Does Your Brand Have Value? If Not, Here’s Why

As a former model, television talk show host, and spokesperson for Paramount (UPN-Philadelphia) one would think that it would be easy to assess his/her value and communicate his/her personal brand. As a model who, by the grace of God, was given the opportunity to strut her stuff in front of live and television audiences as large as 60+ million people for nearly a decade, after I retired I learned quickly that I had an image, but I didn’t have a personal brand.

As I have ventured into other careers since my catwalk days, I quickly learned that people affiliated me with QVC, the home shopping network, and UPN, “the station with all the funny black shows.” They really didn’t know who I was, what I valued, what problem I could help them solve, or what I thought was really important in life.You may be asking: Why should anyone care about what you or I think? It’s simple, because when people care about what you (or I) think and what you (or I) would do in particular situations–that when you have a brand! That’s when your value turns into dollars. Here’s an example.

I have a client who signed a 30-day contract. When the 30-day contract expired, we signed a 6-month contract. During the 6-month contract we signed a project contract. Before the project contract was completed, we signed another contract that will expire in October. My image pulled the 30-day agreement. My brand turned it into nearly a year long contract. My brand qualities–results-oriented, professional, motivational (helps people to create better lives), fit the mission and message of the organization. Along with other responsibilities, I’ve become the spokesperson for their organization–a true honor.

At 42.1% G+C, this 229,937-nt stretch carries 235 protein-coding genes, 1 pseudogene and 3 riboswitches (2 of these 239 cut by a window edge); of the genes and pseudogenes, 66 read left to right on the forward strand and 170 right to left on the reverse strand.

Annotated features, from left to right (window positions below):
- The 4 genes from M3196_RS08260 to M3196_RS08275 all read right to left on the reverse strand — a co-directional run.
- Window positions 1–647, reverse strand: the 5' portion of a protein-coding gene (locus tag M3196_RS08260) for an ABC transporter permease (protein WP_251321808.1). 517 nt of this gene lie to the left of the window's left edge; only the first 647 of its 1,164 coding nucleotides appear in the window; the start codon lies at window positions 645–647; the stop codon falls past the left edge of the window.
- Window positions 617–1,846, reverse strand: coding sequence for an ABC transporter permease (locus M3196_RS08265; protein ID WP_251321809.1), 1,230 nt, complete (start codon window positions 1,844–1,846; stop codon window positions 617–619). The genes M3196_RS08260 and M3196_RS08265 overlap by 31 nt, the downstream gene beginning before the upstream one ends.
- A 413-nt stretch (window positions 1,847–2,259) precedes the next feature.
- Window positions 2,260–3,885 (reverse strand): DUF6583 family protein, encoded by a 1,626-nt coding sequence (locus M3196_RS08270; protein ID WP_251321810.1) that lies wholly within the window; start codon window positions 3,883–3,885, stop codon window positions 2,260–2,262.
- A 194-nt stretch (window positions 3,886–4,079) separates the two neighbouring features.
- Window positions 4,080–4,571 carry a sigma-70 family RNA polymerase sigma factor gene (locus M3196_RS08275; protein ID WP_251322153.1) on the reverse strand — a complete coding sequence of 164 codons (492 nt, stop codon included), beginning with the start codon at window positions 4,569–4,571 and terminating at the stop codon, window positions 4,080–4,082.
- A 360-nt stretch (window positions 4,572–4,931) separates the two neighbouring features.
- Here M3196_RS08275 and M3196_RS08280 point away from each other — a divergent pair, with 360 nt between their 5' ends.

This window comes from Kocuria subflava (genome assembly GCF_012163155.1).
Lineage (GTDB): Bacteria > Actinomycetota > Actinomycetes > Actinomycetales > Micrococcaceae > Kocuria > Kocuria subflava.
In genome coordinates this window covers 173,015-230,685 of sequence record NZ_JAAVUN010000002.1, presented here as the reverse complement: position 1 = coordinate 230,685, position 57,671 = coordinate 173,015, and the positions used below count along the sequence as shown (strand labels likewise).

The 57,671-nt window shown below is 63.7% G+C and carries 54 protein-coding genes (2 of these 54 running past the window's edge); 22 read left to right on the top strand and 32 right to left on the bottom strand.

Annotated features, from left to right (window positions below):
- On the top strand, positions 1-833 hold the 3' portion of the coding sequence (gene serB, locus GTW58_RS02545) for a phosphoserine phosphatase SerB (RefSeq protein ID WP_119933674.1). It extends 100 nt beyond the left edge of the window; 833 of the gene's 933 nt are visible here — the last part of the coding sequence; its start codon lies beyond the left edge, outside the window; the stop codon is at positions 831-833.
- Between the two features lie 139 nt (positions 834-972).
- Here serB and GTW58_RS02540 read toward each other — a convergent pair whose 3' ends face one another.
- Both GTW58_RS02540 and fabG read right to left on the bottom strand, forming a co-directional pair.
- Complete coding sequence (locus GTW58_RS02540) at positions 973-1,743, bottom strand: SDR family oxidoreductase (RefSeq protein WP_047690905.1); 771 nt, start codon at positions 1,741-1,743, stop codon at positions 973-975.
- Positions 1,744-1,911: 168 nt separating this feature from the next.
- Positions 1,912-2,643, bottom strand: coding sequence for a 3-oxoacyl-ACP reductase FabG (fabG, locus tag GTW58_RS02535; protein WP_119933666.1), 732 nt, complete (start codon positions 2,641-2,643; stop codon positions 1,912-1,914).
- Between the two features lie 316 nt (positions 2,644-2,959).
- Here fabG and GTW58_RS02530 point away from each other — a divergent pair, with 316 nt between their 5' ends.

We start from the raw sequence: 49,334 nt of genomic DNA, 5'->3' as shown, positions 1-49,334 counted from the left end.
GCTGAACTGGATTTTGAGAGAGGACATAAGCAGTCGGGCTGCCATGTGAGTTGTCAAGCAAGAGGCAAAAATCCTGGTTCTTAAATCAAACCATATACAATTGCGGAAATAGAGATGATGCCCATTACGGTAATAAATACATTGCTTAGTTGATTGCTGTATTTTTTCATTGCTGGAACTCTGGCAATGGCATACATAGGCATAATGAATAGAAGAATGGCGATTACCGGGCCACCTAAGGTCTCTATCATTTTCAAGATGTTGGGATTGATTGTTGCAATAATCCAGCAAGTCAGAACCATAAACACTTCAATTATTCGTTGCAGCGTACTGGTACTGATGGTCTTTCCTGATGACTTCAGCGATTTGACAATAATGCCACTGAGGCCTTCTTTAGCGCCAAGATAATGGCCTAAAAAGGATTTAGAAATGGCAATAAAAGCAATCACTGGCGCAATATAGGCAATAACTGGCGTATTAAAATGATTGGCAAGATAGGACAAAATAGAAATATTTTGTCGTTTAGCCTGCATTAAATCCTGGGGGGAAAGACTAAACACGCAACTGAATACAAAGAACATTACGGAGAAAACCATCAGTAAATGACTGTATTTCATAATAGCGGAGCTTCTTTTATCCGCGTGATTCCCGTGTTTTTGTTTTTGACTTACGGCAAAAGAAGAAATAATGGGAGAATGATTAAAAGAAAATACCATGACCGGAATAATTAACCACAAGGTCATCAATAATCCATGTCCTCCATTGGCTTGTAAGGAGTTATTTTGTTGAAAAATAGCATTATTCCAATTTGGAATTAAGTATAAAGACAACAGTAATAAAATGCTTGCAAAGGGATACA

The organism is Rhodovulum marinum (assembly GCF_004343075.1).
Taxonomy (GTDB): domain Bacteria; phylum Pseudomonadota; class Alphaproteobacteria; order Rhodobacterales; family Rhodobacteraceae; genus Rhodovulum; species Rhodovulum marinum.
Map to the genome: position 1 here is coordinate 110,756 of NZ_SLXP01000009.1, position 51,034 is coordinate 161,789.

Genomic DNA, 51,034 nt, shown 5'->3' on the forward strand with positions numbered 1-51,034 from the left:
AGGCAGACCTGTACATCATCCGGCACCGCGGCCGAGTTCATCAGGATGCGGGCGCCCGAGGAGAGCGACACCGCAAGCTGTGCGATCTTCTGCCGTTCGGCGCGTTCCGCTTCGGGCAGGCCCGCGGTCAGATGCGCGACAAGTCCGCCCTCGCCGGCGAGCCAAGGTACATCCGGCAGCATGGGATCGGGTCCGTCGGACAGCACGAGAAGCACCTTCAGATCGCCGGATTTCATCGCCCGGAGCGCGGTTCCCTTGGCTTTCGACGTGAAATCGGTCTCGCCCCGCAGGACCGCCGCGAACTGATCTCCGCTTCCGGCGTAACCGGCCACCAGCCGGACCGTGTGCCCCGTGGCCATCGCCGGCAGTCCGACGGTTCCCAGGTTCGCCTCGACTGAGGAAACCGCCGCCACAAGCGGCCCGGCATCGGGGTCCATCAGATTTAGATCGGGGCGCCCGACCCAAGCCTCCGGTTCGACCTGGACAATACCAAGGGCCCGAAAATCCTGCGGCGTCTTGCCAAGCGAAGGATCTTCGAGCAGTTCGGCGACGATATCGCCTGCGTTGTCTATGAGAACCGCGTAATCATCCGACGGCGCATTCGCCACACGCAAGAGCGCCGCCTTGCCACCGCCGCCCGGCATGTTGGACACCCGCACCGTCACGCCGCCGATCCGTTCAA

If you want to add value to your personal brand, consider the following:

1. Align you life, image, and message. In order to build a brand, You Have to Be It! All the great pretenders are called on the carpet, overlooked, and tossed to the side. That doesn’t mean that you have to be perfect, but you have to be true to who you claim you are.

2. State Your Final Answer. Define your message and stick with it. You can build on your message, but don’t keep changing your message to get what you want out of people. That method of operating is old and played out. People are too smart for that nonsense.

3. Be Consistent. Feeling safe is the foremost need of every human being. You wouldn’t eat in a restaurant if you didn’t think the food was safe.  Giving people a reason to feel safe with you is essential to building a valuable personal brand.

I invite you to ask a question or leave a comment. If the information was helpful to you, share it with a friend.

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